ACCLAIMED PHOTOGRAPHER URGES PUPILS TO REACH FOR ANOTHER DIMENSION
Acclaimed London Photographer, Charlie Phillips, took centre stage at Morpeth School during an exhibition of his work on 17th March 2016, in the Portman Gallery, the school’s pop up art venue.
Known for his urban street photos that chronicle life in London, Mr Phillips told pupils about his colourful past and how he became a photographer.
He said: “I’m self taught and part of the old school, long before digital cameras came along. I bought a book from Boots on how to take photos and learnt from my mistakes.”
Mr Phillips was born in Jamaica and brought by his family to the UK in 1956 when he lived in Notting Hill, West London.
He was given a Kodak Brownie by an American serviceman when he was 11 years old and started snapping friends and neighbours, mostly in the Caribbean community. He developed pictures in the bath at home, late at night, when his parents had gone to bed.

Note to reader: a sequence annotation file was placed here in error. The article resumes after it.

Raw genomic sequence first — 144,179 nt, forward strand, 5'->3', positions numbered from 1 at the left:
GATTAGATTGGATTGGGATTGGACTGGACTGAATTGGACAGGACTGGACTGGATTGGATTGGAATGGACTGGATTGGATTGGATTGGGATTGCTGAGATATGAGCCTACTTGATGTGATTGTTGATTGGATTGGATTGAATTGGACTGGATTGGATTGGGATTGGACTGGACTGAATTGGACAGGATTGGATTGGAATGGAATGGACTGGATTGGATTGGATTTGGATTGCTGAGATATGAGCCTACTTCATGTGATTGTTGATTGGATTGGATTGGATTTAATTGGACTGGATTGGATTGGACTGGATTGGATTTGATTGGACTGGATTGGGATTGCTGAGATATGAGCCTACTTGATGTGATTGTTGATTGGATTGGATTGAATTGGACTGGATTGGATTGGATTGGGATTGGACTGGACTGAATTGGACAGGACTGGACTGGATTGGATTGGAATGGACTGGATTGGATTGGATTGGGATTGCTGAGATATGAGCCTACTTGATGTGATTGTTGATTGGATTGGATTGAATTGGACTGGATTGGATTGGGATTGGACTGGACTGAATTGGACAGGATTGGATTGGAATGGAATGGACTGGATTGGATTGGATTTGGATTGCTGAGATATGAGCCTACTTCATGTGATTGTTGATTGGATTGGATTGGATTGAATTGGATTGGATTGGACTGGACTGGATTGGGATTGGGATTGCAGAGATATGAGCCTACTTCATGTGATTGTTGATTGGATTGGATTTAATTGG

Often using black and white film, Mr Phillips took pictures of slum housing, children on the street, churchgoers, traders, funerals, and people just going about their every day life.
He also followed the celebrity trail and took pictures of stars including Omar Sharif, Mohammed Ali, Bob Marley and Jimi Hendrix.
His work has been published in magazines such as Stern, Harper’s Bazaar, Life, and Vogue; and some of his more iconic shots have been acquired by the Victoria and Albert Museum.
Pupils asked Mr Phillips questions including his views on colour photography versus black and white; he said: “I personally think colour is sometimes overdone, it’s too perfect. For example, I bought a digital colour print of Medusa and it looked better than the original because of the use of colour.”
Answering a question about the modern day ‘selfie’ phenomena, Mr Phillips said: “Photography has become accepted as an art form, but technology has taken over making it easy for anyone to take photographs of themselves. So it’s early days and we have to see how long the trend lasts, but I’m not convinced it’s an art form as yet.”
Giving advice to Morpeth pupils studying A Level and GCSE photography, Mr Phillips said: “If you want to take it further, take what you do to another dimension, be more creative, more artistic.”
Mr Phillip’s photographs were displayed as part of Colliding Worlds, an exhibition exploring the ability to express emotion and empathy through the medium of film and photography.
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